Peacetech: remarks at the Geneva Peace Talks

Last Friday, I had the pleasure to speak at the 2015 Geneva Peace Talks, organized by the Geneva Peacebuilding Platform. I was humbled to be in the company of such a great line-up of speakers, all addressing the subject “It’s time for peace”. This blogpost is a write-up of what I said.

The peace of the graveyards

I’m from Spain and as you know Spain had a fascist dictator, Franco, until 1975. In 1964, Franco celebrated 25 years in power with the slogan: “25 years of peace”. The counter-slogan from anti-fascist activists, like my parents, was “We don’t want the peace of the graveyards.”

It’s a slogan that I still find relevant, a call to remember that a peaceful society is not one void of conflict, but one where all voices can negotiate a shared understanding of peace. It asks the question: who gets to decide what peace means? who decides what peace we are working to build?

Peacebuilding as civic engagement

So that’s an interesting anecdote, but you might be wondering what it’s got to do with the subject of my talk. I co-direct a social enterprise called Build Up that works at the intersection of technology, civic engagement and peacebuilding. The provocation we put forward with our work is that we need to re-interpret peacebuilding as civic engagement. And that technology plays a key role in that reinterpretation.

In other words, we believe that the key thing technolgy does is broaden participation in peacebuilding process, so that really what they are is civic engagement processes that deal with conflict. That also means that we can do away with the idea that conflict is something that happens in far-flung transition places or in the Global South. Conflict is in every society. Peacebuilding as civic engagement is needed everywhere, and technology is changing how it’s done everywhere.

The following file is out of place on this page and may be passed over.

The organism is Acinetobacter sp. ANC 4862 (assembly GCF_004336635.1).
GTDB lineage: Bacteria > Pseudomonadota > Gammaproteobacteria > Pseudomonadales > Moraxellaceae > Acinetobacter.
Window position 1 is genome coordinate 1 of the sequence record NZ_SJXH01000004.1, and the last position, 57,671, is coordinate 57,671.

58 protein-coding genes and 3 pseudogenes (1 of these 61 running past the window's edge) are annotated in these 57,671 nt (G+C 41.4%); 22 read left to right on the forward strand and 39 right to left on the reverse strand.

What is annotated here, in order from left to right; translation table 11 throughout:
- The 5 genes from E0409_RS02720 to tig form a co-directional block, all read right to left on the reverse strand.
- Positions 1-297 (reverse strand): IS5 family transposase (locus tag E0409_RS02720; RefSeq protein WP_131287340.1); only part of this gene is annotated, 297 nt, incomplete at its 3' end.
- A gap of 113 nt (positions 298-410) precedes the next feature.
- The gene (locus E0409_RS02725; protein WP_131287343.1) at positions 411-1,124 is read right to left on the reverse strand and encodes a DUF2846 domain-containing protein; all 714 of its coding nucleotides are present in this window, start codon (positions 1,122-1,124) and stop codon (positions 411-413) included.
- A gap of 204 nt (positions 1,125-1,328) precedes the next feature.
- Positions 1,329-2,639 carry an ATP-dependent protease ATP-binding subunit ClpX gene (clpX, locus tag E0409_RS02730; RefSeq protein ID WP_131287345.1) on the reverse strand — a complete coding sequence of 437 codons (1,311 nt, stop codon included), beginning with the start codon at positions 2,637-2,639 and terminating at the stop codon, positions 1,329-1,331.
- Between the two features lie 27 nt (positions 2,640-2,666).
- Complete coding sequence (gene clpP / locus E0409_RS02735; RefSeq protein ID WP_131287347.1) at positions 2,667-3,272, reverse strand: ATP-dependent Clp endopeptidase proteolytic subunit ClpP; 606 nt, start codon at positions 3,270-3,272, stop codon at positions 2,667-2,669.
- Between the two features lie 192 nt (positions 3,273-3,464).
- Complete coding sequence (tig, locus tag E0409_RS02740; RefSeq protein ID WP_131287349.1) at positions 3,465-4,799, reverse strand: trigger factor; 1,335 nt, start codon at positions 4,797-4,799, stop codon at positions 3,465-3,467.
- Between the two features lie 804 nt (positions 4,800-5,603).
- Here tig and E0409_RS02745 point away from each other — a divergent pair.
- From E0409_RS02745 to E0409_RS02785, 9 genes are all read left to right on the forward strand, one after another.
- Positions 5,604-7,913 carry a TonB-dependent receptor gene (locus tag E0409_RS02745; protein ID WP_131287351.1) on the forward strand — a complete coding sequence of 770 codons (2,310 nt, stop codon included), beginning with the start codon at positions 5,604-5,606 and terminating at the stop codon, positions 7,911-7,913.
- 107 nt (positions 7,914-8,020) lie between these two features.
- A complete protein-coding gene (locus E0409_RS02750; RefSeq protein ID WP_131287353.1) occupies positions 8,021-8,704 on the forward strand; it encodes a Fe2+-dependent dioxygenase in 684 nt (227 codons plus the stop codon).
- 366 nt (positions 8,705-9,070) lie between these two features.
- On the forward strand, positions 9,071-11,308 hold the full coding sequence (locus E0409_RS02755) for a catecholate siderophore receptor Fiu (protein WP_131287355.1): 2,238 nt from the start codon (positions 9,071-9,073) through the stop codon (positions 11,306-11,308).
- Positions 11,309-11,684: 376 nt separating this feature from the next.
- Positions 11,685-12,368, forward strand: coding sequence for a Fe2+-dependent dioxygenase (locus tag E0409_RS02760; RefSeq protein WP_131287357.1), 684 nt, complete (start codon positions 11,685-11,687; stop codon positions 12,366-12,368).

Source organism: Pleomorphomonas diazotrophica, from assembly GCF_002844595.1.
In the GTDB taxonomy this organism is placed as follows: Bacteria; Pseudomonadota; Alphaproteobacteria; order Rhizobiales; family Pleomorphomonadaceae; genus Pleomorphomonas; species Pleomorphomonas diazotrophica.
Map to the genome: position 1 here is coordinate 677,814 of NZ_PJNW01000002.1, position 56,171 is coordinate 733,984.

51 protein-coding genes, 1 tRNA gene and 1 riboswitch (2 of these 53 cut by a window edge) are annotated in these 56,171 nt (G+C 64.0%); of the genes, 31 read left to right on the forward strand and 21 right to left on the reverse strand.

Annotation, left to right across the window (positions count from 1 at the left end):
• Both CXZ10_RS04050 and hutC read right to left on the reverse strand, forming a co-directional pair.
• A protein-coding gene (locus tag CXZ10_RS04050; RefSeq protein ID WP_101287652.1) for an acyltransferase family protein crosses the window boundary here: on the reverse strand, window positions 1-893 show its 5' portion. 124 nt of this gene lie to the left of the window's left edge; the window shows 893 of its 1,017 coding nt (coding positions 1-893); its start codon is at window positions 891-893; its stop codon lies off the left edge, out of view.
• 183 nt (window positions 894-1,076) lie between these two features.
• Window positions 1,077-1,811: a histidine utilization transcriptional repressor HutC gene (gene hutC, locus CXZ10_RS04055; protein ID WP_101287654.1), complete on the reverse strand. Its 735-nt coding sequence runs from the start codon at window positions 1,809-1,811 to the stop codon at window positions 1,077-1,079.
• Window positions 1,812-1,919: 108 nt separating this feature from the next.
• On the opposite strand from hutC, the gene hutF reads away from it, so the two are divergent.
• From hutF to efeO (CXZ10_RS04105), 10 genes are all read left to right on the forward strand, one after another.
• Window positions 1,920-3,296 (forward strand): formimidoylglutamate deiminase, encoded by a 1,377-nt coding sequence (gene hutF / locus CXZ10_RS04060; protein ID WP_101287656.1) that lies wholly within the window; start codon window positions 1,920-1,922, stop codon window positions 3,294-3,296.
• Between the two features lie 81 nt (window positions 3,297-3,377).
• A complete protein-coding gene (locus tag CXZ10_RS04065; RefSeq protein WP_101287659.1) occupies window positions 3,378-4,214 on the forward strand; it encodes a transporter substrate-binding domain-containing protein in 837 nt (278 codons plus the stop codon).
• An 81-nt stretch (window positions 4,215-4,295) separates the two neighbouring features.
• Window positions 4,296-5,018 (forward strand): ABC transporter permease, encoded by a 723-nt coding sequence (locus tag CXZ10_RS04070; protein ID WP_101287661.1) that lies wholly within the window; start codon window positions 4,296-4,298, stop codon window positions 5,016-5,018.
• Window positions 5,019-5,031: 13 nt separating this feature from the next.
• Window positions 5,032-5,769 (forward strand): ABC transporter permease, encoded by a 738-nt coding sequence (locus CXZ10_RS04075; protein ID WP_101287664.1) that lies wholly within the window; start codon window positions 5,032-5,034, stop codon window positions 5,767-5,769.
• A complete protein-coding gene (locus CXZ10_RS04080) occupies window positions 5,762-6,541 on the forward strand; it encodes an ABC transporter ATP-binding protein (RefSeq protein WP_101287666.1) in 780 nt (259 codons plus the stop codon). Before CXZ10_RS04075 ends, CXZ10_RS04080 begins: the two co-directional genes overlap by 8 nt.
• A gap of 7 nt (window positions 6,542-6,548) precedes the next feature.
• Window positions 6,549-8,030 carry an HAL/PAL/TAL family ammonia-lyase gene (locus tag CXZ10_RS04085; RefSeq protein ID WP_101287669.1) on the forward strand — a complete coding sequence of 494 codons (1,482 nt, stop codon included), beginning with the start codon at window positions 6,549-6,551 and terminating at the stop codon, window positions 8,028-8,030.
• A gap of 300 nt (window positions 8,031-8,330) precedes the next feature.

Peacetech in the Somali Region and South Sudan

Since this may sound abstract, I want to illustrate it with two concrete examples of work Build Up is currently undertaking.

For the past 2 years, we have been working with Interpeace to support two local peacebuilding organizations in the Somali Region. The organizations we are working with have decades of experience doing qualitative research to understand what Somalis are thinking about the conflict. With the information they gather they run local peace processes and work to influence Somali policy makers.

So they do incredible work. We’ve helped them introduce a few technology tools that build on this. We worked with them to design a participatory polling methodology that introduced a mobile data collection tool linked to an online data management and visualization tool (read more about it here). We’ve also helped them come up with ways to share their findings and messages with more people. They were already doing paper reports and film screenings. Now they are also using social media, learning simple animation and making shorter films to be distributed online.

Perhaps you had an image of Somalia as a black hole where nothing works. In fact, it’s an incredibly resourceful place: there are more people online and on Facebook than you might initially think, especially since the fiber optic cable reached Mogadishu.